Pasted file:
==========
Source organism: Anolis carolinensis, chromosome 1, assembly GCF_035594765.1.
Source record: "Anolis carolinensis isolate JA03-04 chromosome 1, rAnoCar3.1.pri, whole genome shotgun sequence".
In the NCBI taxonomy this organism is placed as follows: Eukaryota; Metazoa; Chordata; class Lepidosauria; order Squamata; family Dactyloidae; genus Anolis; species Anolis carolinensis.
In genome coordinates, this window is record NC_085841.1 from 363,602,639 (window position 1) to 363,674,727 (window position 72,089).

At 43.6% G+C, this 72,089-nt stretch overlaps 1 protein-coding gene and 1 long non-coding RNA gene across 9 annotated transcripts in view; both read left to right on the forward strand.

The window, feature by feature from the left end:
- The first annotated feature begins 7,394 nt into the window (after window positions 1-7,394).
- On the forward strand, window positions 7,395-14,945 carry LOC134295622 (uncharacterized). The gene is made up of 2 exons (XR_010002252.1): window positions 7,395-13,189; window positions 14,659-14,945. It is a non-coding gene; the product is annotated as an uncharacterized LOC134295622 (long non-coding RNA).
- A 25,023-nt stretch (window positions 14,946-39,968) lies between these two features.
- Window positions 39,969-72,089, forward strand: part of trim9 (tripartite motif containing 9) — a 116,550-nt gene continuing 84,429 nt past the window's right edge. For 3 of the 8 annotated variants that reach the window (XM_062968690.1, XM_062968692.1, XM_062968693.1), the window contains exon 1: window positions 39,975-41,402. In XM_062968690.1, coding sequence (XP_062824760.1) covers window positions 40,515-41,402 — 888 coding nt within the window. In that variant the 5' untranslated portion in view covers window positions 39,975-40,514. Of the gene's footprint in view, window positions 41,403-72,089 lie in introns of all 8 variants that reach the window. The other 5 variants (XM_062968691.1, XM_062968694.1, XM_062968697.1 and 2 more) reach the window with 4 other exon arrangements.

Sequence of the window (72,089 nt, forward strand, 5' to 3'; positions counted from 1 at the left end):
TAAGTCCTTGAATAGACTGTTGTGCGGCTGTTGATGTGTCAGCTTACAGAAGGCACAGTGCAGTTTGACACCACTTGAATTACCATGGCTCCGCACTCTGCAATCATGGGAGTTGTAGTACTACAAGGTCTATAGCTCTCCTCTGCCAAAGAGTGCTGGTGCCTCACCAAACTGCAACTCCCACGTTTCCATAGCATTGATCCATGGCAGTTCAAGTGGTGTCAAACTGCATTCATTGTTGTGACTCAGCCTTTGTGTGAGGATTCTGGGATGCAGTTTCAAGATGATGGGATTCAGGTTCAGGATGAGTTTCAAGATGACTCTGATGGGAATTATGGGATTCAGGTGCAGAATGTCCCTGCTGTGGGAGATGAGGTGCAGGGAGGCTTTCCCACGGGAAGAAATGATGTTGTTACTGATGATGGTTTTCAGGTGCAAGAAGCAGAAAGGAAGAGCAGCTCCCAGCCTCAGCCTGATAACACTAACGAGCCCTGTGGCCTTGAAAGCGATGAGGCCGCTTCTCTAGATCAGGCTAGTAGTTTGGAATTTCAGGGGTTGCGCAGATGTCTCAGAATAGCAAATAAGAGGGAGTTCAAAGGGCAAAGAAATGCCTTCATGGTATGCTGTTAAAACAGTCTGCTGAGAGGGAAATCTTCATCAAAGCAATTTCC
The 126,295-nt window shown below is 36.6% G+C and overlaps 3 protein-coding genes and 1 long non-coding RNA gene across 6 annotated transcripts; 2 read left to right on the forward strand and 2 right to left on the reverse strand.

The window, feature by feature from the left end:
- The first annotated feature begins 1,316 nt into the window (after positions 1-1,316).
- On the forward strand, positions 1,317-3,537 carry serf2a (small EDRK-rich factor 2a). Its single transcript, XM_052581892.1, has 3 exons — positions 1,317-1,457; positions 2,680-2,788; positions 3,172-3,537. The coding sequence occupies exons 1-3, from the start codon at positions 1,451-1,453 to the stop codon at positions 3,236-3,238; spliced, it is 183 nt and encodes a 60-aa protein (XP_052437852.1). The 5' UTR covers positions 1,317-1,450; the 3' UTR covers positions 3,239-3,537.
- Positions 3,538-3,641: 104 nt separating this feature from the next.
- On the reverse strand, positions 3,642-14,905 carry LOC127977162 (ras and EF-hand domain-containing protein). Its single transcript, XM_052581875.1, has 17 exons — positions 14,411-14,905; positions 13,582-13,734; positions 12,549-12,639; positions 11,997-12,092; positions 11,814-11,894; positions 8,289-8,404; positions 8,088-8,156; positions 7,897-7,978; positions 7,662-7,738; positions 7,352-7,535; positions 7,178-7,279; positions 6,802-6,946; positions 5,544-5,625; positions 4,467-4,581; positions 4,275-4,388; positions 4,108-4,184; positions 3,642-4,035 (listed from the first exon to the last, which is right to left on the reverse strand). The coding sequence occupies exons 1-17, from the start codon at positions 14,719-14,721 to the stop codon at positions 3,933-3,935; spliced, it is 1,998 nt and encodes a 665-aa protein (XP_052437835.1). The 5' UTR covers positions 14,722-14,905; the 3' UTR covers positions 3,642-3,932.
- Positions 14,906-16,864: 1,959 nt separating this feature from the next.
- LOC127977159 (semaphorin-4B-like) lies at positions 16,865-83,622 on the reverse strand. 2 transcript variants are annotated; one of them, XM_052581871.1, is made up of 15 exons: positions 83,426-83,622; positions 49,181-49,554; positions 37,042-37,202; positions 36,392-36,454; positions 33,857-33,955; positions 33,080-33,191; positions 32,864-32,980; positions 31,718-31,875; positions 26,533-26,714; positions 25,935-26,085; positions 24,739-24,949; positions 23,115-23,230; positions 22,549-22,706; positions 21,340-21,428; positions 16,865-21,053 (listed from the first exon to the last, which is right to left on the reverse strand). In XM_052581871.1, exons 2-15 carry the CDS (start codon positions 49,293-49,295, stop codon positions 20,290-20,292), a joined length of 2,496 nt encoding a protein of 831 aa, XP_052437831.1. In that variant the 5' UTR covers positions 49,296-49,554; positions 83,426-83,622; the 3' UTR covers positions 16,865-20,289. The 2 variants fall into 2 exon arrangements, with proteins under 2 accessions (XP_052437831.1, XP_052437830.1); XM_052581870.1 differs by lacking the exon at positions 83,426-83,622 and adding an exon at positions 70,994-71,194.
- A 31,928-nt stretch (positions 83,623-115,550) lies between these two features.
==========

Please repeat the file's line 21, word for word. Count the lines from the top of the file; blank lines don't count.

- A 31,928-nt stretch (positions 83,623-115,550) lies between these two features.